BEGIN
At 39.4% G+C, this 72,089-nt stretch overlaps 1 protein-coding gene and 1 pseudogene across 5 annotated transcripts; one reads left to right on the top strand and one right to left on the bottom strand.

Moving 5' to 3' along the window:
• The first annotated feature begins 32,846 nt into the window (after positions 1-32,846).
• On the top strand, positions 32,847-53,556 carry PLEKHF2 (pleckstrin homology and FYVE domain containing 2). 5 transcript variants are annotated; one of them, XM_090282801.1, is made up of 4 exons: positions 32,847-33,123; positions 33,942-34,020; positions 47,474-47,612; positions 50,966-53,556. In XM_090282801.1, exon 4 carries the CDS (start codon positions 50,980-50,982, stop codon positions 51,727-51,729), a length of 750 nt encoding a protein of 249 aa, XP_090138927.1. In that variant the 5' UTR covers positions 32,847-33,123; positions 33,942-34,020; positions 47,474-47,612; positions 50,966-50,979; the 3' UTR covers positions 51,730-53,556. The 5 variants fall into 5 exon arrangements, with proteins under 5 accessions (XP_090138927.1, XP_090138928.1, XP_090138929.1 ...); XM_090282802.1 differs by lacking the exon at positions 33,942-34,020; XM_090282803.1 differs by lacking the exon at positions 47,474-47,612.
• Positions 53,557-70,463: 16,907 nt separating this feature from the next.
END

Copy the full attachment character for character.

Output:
At 39.4% G+C, this 72,089-nt stretch overlaps 1 protein-coding gene and 1 pseudogene across 5 annotated transcripts; one reads left to right on the top strand and one right to left on the bottom strand.

Moving 5' to 3' along the window:
• The first annotated feature begins 32,846 nt into the window (after positions 1-32,846).
• On the top strand, positions 32,847-53,556 carry PLEKHF2 (pleckstrin homology and FYVE domain containing 2). 5 transcript variants are annotated; one of them, XM_090282801.1, is made up of 4 exons: positions 32,847-33,123; positions 33,942-34,020; positions 47,474-47,612; positions 50,966-53,556. In XM_090282801.1, exon 4 carries the CDS (start codon positions 50,980-50,982, stop codon positions 51,727-51,729), a length of 750 nt encoding a protein of 249 aa, XP_090138927.1. In that variant the 5' UTR covers positions 32,847-33,123; positions 33,942-34,020; positions 47,474-47,612; positions 50,966-50,979; the 3' UTR covers positions 51,730-53,556. The 5 variants fall into 5 exon arrangements, with proteins under 5 accessions (XP_090138927.1, XP_090138928.1, XP_090138929.1 ...); XM_090282802.1 differs by lacking the exon at positions 33,942-34,020; XM_090282803.1 differs by lacking the exon at positions 47,474-47,612.
• Positions 53,557-70,463: 16,907 nt separating this feature from the next.